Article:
Supply Chain Homeworkers
In addition to the Standards, Nest is also releasing its Homeworker Guidance Toolkit which outlines the actionable steps brands can take from first identifying informal production within a supply chain to remediating against any risks. The Nest Code of Conduct, Standards and Supply Chain Definitions are also available to interested partners.
supply chain homeworkers
Homeworker Guidance ToolkitThe Homeworker Guidance Toolkit provides actions brands can take when home or small workshop based production is identified within a supply chain. Offers recommendations and best practices for increasing transparency around key areas of compliance while mitigating risk.
Supply Chain Mapping ToolThe Supply Chain Mapping Tool was designed to conduct preliminary mapping of a handwork supply chain and to understand the scope of worker production within small workshops or homes and the number and size of any subcontracted tiers.
Nest Craft Risk Matrix The Nest Craft Risk Matrix helps brands to quickly understand the common level of compliance risk within a supply chain based on the type of craft, production and risk area.
On November 4, Nest and The Centre for Child Rights and Business along with Williams-Sonoma, Inc. convened an expert panel to discuss the challenges and opportunities associated with homeworking supply chains. Access the key findings and the recording.
Nest has worked diligently to change the narrative around the informal economy and elevate the dignity of workers. By mapping intricate handicraft supply chains, providing targeted compliance training for handicraft vendors, and building a network of responsible handicraft businesses, Nest has established the systems, tools, and expertise to guide artisans, brands, and industry organizations into a new production frontier.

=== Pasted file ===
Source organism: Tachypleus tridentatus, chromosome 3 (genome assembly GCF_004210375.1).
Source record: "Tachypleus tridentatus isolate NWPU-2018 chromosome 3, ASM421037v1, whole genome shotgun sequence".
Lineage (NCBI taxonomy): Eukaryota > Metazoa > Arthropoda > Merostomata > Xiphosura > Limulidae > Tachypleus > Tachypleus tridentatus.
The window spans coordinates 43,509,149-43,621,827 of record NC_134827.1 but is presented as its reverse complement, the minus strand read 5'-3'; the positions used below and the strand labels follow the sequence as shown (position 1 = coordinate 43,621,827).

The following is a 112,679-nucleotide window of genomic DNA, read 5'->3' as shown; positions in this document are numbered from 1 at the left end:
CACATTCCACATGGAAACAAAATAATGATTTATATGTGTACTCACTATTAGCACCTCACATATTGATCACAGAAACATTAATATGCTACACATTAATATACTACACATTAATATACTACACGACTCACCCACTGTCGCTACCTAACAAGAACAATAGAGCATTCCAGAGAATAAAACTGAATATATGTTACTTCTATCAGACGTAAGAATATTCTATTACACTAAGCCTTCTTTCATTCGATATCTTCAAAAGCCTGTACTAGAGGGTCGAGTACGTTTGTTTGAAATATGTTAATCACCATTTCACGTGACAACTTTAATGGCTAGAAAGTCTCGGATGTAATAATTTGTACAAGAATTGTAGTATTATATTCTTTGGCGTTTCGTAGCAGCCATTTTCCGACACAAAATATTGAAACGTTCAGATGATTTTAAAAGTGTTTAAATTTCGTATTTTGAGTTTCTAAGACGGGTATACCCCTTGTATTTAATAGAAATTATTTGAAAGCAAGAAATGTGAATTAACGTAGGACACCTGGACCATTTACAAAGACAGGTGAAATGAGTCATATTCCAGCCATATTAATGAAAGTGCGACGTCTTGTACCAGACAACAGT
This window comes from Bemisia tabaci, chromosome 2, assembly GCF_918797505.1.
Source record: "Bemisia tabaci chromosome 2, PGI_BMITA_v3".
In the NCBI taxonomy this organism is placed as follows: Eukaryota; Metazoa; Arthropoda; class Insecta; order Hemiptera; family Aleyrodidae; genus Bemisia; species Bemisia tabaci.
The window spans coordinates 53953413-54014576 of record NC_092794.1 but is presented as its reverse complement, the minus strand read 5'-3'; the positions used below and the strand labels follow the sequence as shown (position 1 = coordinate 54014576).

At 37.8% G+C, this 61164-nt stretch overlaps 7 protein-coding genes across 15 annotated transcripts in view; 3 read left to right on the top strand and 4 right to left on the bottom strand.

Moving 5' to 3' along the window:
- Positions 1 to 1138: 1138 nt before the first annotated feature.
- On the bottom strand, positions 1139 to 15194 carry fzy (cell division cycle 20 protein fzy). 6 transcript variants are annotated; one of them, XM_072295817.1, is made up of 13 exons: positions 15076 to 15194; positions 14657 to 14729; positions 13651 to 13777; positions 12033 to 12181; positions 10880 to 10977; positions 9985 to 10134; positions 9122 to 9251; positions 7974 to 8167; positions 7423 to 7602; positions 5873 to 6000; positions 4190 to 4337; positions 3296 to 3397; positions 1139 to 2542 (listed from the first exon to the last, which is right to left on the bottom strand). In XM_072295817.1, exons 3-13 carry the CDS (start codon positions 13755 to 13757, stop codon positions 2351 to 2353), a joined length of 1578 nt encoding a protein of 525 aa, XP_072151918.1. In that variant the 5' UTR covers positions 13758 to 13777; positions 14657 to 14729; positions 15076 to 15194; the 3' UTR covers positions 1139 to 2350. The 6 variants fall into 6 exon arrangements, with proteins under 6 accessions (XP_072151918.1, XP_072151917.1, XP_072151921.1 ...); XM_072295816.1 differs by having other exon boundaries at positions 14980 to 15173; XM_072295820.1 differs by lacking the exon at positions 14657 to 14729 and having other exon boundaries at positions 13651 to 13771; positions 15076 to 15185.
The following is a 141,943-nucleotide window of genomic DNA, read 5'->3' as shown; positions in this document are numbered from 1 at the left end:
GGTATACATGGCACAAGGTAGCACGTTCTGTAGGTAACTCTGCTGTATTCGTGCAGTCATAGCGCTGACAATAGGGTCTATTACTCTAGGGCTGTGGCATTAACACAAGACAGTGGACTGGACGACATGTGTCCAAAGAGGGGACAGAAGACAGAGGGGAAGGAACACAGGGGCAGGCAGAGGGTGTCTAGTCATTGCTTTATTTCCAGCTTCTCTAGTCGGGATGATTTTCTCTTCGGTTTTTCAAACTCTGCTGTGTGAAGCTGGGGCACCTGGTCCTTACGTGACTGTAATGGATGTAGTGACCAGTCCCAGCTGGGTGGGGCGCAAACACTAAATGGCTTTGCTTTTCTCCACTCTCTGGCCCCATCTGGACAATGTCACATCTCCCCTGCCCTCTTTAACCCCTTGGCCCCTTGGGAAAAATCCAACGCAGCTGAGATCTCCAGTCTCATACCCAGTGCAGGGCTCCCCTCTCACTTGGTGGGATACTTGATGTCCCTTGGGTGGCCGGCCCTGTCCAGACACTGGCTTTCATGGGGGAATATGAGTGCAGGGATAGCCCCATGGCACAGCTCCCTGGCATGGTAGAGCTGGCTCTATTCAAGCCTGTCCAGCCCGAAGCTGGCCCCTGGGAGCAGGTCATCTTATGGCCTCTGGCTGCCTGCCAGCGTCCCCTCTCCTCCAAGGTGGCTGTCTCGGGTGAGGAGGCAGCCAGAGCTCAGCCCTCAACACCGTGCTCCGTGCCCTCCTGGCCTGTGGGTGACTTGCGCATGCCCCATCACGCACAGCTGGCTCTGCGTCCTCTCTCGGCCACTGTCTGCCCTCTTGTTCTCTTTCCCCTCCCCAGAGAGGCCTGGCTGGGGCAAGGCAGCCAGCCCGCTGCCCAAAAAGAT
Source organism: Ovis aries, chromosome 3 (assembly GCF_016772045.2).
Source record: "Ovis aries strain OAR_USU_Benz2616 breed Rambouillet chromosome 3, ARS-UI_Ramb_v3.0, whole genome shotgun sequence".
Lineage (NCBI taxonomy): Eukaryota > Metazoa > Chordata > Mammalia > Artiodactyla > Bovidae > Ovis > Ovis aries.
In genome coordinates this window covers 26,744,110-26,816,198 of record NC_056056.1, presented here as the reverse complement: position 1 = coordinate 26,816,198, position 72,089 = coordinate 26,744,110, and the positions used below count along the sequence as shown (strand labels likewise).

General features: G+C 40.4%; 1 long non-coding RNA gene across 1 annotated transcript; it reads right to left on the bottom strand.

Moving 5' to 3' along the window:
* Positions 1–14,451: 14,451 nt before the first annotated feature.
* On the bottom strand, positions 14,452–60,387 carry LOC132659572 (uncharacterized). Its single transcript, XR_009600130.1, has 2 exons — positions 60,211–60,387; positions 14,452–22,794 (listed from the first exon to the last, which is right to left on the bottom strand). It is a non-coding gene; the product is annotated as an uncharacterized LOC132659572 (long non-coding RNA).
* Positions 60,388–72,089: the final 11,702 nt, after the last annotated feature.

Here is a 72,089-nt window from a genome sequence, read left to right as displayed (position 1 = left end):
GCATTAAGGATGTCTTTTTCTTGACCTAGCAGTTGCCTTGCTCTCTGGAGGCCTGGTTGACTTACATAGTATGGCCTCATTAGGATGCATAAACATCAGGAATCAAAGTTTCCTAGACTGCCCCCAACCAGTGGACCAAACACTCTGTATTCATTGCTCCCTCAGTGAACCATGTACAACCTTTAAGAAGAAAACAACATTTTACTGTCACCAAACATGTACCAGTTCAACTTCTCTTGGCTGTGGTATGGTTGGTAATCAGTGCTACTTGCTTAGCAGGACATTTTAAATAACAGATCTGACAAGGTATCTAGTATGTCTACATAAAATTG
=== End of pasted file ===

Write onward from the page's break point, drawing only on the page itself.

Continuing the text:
Fueled by a belief in the opportunity that inclusive work structures have to advance businesses led by and employing women and BIPOC community members, Nest is leading this movement to champion the work of artisans and handworkers in informal and home-based supply chains around the globe.
This is a 19-minute lesson. Dr. Lucy Brill and Peter Williams from advocacy organisation Homeworkers Worldwide joined us to explain what a "homeworker" and "homeworking" is within the textile and apparel supply chain, and how to recognise then support this role within your own production.
Homeworkers Worldwide works to support homeworkers and their organisations in their struggle for rights and respect. HWW conducts advocacy campaigns for better regulation of supply chains so that homeworkers rights are respected, and consumer campaigns targeting companies to pressure them to improve conditions in their supply chains.
Despite their crucial role in garment supply chains, homeworkers are denied their rights as workers. So that means no sick pay, no maternity pay, no entitlement to a pension or other social security and no guarantee of work.
With the whole garment industry in lockdown, homeworkers like Bhavna, Ankita, Amita and Kanchan are some of the most vulnerable people in the whole system. Work has just stopped, and it is very unlikely that any benefits or compensation agreed between brands and suppliers will find its way to their families.